Stars: 1 out of 5.
DNF at 30%.
The description of this book sounded so promising, and I was really excited to start it… Unfortunately, my excitement quickly turned into puzzlement, then annoyance, then simply boredom.
This story feels so… disjointed. First we have a prologue that has almost nothing to do with the story itself – we are introduced to characters that never appear in the book again (at least in the part I read before I called it quits), in a location that is barely mentioned again, only because one of the protagonists is sent there. But then again, that particular protagonist has the least page time, so I maybe got to read his POV twice before I dropped the book.
Then we are briefly introduced to our protagonists who are promptly sent their separate ways, so we don’t really get a feel for their family dynamics or feelings. They are together for maybe a couple pages and manage to squabble like kindergarteners for that whole duration. There is no sense of familial ties or history there. Then they leave to their specified locations… and that’s it for the ties between them.
I understand that that the author wanted to show different parts of this seemingly vast empire through the eyes of the protagonists. Unfortunately, that didn’t work for me. There isn’t enough meat in the worldbuilding to visualize the actual world. We have this Empire that is seemingly ruled by industrial Guilds. And the Emperor is the head of the most powerful Guild… Okay, how does this work? Apart from a brief reception for a foreign dignitary (during which the emperor behaved like a simpleton), and a sham of a trial in front of the Guild council, we get nothing about what makes this empire tick – what about the non-guild citizens? Army? Militia? Judiciary system? Anything? Same for the “Demon empire” that supposedly was their enemy for a thousand years. We get disjointed glimpses of things but they don’t make a clear picture.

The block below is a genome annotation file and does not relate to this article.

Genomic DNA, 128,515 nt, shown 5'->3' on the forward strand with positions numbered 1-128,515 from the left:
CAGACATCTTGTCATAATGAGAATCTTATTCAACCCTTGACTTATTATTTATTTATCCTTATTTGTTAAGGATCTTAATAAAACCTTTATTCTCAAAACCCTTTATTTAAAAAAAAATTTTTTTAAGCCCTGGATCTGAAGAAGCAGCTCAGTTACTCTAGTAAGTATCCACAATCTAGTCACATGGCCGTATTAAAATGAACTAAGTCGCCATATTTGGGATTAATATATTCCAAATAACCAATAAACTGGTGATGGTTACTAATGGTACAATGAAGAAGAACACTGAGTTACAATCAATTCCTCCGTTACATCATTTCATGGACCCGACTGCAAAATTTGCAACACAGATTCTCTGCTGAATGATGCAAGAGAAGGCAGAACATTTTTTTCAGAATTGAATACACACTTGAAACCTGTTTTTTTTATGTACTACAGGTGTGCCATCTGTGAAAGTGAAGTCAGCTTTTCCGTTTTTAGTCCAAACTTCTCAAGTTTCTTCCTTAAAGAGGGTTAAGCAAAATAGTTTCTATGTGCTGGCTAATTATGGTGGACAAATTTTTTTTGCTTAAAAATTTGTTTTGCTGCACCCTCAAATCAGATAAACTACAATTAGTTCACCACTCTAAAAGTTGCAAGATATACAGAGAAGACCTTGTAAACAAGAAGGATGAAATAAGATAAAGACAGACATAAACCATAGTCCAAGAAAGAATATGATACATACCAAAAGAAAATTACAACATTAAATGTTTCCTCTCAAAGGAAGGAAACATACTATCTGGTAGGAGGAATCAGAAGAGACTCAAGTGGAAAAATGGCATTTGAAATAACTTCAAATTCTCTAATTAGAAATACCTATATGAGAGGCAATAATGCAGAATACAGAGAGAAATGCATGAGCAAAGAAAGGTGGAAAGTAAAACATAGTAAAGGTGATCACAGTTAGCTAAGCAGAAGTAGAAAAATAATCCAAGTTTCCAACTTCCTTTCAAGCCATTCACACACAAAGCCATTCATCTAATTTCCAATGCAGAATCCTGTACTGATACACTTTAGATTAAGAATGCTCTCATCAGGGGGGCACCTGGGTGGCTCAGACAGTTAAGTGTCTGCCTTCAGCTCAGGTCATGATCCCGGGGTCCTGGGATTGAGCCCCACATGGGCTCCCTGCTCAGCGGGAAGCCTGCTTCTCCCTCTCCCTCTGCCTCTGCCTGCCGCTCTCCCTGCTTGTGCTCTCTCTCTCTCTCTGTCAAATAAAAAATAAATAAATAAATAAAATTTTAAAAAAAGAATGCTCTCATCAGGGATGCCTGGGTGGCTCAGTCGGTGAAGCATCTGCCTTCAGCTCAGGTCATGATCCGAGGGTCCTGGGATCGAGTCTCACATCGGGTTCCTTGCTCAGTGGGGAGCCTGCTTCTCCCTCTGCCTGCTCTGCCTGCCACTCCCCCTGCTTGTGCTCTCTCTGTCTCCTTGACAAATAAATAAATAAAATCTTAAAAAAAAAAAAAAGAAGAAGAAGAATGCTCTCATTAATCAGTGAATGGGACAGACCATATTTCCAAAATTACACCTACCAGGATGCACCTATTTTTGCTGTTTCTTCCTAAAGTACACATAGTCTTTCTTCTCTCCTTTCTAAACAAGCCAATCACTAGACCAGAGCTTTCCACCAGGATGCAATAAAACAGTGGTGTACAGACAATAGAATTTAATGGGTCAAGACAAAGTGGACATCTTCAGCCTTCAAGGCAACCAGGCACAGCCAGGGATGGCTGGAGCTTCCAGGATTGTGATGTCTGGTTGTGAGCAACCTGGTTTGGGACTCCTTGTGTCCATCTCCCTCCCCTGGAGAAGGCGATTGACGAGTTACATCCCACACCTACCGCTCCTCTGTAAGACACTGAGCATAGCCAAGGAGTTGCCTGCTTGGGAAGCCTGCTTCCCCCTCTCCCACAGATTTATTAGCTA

It didn’t help that I couldn’t like any of the protagonist enough to care about them. Especially Tyreta, who behaves like an entitled brat with no self-control for most of the story I managed to get through. And while that could have been excused for a teenager, her mother, who is supposedly in her 40s, isn’t much better. This book suffers from a distinct lack of good characterization.
Finally, the fight scenes are… uninspired to say the least. Who could imagine that a fight scene can be boring? Well, they are in this book. They last for pages at a time but aren’t dynamic or suspenseful. They are just boring. I found myself skipping paragraphs during the fights.
Maybe I am just spoiled by other great epic fantasy books I read this year, since a lot of people seemed to have loved this one and left me cold.
PS: I received a copy from Netgalley in exchange for an honest review.